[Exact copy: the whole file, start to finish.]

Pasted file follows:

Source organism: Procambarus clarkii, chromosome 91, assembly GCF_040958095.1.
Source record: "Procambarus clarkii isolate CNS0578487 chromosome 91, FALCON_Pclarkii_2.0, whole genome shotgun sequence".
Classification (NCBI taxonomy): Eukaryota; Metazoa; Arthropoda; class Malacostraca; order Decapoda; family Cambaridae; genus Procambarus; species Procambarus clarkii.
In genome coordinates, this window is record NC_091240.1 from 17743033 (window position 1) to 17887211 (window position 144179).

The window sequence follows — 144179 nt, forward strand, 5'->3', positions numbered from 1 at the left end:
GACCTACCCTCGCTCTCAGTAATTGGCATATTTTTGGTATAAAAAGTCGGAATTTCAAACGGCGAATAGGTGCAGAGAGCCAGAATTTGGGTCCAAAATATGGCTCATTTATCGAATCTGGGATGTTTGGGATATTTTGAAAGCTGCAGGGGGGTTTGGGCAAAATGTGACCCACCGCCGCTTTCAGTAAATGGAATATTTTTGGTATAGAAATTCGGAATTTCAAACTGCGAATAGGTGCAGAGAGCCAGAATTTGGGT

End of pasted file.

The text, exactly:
Source organism: Procambarus clarkii, chromosome 91, assembly GCF_040958095.1.
Source record: "Procambarus clarkii isolate CNS0578487 chromosome 91, FALCON_Pclarkii_2.0, whole genome shotgun sequence".
Classification (NCBI taxonomy): Eukaryota; Metazoa; Arthropoda; class Malacostraca; order Decapoda; family Cambaridae; genus Procambarus; species Procambarus clarkii.
In genome coordinates, this window is record NC_091240.1 from 17743033 (window position 1) to 17887211 (window position 144179).

The window sequence follows — 144179 nt, forward strand, 5'->3', positions numbered from 1 at the left end:
GACCTACCCTCGCTCTCAGTAATTGGCATATTTTTGGTATAAAAAGTCGGAATTTCAAACGGCGAATAGGTGCAGAGAGCCAGAATTTGGGTCCAAAATATGGCTCATTTATCGAATCTGGGATGTTTGGGATATTTTGAAAGCTGCAGGGGGGTTTGGGCAAAATGTGACCCACCGCCGCTTTCAGTAAATGGAATATTTTTGGTATAGAAATTCGGAATTTCAAACTGCGAATAGGTGCAGAGAGCCAGAATTTGGGT